Bay of Plenty
by Robert Genn

July 27, 2010

Dear Rodney,If it's drizzling, I paint on the fantail. If it's a nice day, I paint forward, by 
the focs'le. At sea or at a safe anchorage, forward is the best place. Sometimes I 
get tea or something brought up there. The captain keeps an eye on me from the 
wheelhouse. At anchor, I have my fishing lines out, giving the illusion of 
multitasking. 

On Laredo Inlet there's a tight anchorage called "Bay of Plenty." Laredo was named 
in 1792 by the Spanish explorer Jacinto Caamano. "Plenty" is known for an abundance 
of crab. It's also a spot with plenty of islands. There are Common loons, Marbled 
Murrelets and Mew gulls. Bears snag migrating salmon in the rapids at the top of 
the bay.
 
Recently, not on this trip, while working in front of people, someone asked, 
"What's going on in your head?" 

"Not very much," I had to admit. At the time it was the usual fantasies and 
wandering aberrations. But there are always conscious concerns--like efficiency. In 
my case, I premix my acrylics in yogurt cups to span from one painting to the next. 
In the Bay of Plenty, I'm premixing plenty.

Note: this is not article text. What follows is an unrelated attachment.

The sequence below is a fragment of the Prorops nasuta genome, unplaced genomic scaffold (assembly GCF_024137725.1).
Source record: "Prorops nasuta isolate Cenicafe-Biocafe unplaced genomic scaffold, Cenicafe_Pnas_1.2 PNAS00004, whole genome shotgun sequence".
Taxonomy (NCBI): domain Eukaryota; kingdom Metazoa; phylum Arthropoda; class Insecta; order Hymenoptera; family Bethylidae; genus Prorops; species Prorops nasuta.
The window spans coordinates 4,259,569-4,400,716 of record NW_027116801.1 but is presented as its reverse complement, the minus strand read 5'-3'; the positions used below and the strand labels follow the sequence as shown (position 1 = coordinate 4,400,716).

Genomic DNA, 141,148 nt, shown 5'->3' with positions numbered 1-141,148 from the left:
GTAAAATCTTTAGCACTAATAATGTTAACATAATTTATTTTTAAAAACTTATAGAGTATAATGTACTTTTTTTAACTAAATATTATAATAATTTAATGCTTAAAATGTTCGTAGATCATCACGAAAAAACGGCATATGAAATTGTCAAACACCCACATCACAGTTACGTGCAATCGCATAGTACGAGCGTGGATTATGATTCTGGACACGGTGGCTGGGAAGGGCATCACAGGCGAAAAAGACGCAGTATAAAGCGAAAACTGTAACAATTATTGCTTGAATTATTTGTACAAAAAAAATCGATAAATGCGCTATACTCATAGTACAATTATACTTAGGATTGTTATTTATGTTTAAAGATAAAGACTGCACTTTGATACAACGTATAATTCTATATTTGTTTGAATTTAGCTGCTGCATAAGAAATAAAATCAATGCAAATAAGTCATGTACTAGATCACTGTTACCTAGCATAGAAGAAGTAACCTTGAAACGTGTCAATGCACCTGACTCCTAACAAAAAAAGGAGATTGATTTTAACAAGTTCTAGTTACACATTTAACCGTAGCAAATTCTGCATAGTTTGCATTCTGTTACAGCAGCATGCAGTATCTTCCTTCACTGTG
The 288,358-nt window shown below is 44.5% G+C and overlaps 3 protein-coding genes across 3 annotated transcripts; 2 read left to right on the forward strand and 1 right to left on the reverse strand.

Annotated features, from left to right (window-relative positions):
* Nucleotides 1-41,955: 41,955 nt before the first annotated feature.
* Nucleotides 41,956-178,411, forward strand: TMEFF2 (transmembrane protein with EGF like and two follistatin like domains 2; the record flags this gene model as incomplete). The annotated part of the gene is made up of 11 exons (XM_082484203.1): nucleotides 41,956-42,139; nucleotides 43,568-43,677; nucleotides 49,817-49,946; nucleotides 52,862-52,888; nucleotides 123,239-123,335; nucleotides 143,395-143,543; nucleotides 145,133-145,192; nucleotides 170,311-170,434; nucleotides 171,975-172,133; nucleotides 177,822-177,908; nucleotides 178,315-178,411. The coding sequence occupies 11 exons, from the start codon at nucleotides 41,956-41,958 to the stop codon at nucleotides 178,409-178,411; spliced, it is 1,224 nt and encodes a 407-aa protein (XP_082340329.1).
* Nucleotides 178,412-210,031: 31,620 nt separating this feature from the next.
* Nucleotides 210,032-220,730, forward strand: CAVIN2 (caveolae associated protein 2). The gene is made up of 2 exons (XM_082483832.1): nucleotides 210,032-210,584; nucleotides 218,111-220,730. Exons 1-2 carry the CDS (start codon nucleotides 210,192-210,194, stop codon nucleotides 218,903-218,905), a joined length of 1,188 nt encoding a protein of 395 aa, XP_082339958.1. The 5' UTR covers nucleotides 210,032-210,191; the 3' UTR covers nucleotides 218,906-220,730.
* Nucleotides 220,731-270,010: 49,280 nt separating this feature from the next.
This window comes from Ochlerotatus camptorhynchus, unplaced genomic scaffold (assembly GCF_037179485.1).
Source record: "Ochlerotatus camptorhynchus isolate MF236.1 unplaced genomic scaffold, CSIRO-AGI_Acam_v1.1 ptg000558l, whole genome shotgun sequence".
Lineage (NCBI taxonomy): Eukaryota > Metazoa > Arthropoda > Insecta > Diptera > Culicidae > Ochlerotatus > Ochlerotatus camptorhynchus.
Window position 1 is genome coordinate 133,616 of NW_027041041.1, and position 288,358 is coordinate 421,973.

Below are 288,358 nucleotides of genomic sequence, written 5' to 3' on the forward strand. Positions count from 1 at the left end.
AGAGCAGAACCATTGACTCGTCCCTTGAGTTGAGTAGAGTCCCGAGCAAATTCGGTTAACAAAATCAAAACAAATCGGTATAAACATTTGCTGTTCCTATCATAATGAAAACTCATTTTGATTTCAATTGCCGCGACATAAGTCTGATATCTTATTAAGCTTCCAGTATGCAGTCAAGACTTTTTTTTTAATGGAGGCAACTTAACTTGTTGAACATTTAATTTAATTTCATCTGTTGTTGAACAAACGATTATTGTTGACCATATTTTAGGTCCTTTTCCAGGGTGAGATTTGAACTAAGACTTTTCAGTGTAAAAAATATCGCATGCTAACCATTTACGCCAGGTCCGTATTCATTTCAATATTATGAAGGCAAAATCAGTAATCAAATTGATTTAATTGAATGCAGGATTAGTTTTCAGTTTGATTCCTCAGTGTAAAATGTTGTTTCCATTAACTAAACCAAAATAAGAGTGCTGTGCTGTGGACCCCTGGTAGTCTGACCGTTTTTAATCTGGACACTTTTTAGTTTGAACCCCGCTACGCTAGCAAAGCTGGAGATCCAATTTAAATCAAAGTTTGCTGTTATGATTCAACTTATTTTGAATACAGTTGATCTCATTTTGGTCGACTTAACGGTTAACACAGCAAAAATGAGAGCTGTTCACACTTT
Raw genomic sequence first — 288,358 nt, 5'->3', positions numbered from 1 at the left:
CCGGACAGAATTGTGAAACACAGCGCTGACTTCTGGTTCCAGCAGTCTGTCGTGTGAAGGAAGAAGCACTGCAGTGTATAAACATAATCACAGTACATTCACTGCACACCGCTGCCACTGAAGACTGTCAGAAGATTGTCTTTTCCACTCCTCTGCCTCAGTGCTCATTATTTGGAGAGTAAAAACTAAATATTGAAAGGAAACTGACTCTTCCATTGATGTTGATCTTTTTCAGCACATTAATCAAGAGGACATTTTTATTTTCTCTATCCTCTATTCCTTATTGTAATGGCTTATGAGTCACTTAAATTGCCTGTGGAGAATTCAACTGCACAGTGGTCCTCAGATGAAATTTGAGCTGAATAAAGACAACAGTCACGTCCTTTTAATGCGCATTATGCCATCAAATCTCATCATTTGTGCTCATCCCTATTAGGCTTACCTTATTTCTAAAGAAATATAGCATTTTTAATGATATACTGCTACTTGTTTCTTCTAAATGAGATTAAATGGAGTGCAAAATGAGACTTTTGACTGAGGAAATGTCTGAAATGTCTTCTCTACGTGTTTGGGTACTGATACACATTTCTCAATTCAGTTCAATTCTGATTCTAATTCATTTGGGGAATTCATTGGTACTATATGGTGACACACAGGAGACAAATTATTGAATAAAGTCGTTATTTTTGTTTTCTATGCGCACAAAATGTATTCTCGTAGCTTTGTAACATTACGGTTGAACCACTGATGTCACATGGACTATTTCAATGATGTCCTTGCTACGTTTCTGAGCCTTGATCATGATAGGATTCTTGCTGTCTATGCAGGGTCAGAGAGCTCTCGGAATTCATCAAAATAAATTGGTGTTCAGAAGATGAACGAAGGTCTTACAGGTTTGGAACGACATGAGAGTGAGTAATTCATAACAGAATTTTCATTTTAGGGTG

On the boat, leisure is useful provided you combine it with hard work. I find myself 
taking longer to choose my brushes, and I'm more deliberate in their use. As you 
get older, you find your natural rhythms changing. For example, these days I'm 
drinking less, but more frequently. 

While trying to maintain the basics of composition and colour, it's also a good 
idea to think of virtues like elegance and freshness. None of these can be counted 
on to automatically show up. What's going on in your head? Painting is a matter of 
thinking of one thing while you're thinking of something else. 

It's also eternal vigilance for something to go right. Often it has to do with 
form. Or maybe it's just noticing something in the work that's a bit different. In 
any case, artists need to develop a personal sensitivity to passages of interest. 
Finders keepers.

I notice something going on with one of my lines. When I get the thing on deck, 
it's a sea cucumber, twisting and writhing in its bumpy red and yellow skin. I 
give the creature back to the mystery below. Even in the Bay of Plenty, some days 
there ain't no fish.